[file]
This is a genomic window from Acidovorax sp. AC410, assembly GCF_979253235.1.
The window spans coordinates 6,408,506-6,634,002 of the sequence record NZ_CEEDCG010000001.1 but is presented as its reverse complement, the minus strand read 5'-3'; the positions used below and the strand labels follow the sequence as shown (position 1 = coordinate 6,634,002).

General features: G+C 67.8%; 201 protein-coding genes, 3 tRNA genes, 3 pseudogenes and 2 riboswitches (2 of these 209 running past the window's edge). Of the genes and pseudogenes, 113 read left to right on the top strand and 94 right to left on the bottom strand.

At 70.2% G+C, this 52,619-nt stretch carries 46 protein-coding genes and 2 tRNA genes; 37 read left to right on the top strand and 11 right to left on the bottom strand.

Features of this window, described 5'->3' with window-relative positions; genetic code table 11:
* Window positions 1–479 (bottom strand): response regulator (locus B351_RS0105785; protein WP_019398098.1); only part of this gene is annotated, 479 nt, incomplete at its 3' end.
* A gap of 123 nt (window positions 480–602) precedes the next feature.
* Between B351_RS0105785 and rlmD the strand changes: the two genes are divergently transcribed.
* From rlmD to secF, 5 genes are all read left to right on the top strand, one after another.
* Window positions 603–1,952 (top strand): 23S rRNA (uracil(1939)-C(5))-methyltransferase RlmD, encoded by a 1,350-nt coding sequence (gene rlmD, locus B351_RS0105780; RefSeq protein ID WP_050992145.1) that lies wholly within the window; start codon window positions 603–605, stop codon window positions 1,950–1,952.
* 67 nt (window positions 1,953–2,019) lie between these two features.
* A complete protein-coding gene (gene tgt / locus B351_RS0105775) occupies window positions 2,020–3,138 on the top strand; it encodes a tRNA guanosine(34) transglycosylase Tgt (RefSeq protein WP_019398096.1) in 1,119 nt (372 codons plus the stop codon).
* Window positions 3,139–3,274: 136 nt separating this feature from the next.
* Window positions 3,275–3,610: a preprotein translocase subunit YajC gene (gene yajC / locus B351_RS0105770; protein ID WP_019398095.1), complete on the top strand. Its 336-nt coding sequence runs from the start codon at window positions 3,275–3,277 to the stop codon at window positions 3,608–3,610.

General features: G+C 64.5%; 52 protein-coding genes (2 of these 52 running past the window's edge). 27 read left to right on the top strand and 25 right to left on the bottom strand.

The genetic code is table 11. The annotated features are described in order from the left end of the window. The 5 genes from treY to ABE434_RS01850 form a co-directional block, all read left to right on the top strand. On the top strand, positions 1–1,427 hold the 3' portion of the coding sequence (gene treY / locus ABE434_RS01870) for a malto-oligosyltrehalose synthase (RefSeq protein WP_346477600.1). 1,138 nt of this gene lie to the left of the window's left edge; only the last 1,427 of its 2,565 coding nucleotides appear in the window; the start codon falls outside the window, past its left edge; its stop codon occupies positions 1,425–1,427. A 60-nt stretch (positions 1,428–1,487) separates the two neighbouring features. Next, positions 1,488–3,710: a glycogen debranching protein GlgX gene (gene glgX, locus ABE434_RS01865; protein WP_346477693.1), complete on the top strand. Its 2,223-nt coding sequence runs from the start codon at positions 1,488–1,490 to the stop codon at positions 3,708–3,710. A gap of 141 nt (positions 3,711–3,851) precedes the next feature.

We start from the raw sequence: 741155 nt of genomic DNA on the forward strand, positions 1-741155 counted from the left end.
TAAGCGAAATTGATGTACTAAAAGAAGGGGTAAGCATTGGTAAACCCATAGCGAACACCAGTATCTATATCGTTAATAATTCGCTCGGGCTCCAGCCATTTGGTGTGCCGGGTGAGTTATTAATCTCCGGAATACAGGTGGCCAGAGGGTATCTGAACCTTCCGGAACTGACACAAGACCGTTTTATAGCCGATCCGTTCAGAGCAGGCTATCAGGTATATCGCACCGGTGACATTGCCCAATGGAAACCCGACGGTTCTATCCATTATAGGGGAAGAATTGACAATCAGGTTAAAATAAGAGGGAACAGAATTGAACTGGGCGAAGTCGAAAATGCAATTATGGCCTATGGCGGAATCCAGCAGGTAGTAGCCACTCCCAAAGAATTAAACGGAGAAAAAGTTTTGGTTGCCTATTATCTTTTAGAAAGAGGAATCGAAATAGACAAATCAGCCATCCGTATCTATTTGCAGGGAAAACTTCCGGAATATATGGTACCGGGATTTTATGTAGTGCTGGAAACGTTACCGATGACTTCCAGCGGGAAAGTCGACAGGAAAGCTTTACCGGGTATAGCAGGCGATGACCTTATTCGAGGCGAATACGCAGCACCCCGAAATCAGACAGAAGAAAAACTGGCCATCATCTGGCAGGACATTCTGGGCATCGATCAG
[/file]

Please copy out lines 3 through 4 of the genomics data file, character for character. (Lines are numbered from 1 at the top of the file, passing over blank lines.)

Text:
General features: G+C 67.8%; 201 protein-coding genes, 3 tRNA genes, 3 pseudogenes and 2 riboswitches (2 of these 209 running past the window's edge). Of the genes and pseudogenes, 113 read left to right on the top strand and 94 right to left on the bottom strand.

At 70.2% G+C, this 52,619-nt stretch carries 46 protein-coding genes and 2 tRNA genes; 37 read left to right on the top strand and 11 right to left on the bottom strand.